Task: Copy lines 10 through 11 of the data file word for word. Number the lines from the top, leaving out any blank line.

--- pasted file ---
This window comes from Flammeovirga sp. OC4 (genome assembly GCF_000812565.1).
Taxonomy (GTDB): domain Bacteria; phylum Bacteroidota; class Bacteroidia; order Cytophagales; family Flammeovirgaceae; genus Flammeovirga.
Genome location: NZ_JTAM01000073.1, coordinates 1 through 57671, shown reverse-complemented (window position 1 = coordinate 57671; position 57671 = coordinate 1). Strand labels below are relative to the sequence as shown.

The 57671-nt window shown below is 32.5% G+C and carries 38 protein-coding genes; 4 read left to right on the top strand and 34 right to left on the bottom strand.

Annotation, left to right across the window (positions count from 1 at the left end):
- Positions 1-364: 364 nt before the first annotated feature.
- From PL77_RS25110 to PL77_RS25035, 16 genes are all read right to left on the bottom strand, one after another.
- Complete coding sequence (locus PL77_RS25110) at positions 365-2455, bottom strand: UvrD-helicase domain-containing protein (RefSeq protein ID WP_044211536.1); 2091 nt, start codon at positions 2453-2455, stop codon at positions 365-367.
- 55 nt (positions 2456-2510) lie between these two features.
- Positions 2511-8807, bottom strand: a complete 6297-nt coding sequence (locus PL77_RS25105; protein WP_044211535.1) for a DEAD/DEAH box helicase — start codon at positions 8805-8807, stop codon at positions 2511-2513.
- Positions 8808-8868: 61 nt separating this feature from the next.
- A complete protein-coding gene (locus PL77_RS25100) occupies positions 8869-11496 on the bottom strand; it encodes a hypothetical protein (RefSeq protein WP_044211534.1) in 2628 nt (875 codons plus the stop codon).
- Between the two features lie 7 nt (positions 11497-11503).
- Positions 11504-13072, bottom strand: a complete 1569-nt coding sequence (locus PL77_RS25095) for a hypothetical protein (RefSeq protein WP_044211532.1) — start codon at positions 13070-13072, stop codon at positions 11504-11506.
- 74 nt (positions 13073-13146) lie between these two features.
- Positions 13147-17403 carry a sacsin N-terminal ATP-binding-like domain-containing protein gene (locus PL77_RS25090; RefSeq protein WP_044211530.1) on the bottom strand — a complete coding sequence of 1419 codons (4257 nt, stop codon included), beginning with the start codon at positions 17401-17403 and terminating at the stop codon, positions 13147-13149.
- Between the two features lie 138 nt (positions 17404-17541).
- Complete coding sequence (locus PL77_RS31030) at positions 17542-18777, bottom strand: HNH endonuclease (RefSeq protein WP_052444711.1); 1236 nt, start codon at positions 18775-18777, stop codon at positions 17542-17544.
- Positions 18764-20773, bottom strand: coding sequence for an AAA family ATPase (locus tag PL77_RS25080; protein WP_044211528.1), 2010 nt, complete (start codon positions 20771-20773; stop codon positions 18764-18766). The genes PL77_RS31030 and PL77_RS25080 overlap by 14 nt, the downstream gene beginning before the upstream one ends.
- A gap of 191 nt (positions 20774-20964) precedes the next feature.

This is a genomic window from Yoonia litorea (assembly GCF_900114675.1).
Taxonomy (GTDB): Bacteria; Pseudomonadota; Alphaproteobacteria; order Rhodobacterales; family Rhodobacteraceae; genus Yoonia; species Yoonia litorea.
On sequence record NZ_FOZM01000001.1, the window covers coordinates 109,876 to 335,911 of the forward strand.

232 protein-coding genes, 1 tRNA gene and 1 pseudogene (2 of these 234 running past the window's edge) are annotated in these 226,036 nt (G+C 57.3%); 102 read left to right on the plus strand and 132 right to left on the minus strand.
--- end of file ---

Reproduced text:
- Positions 2511-8807, bottom strand: a complete 6297-nt coding sequence (locus PL77_RS25105; protein WP_044211535.1) for a DEAD/DEAH box helicase — start codon at positions 8805-8807, stop codon at positions 2511-2513.
- Positions 8808-8868: 61 nt separating this feature from the next.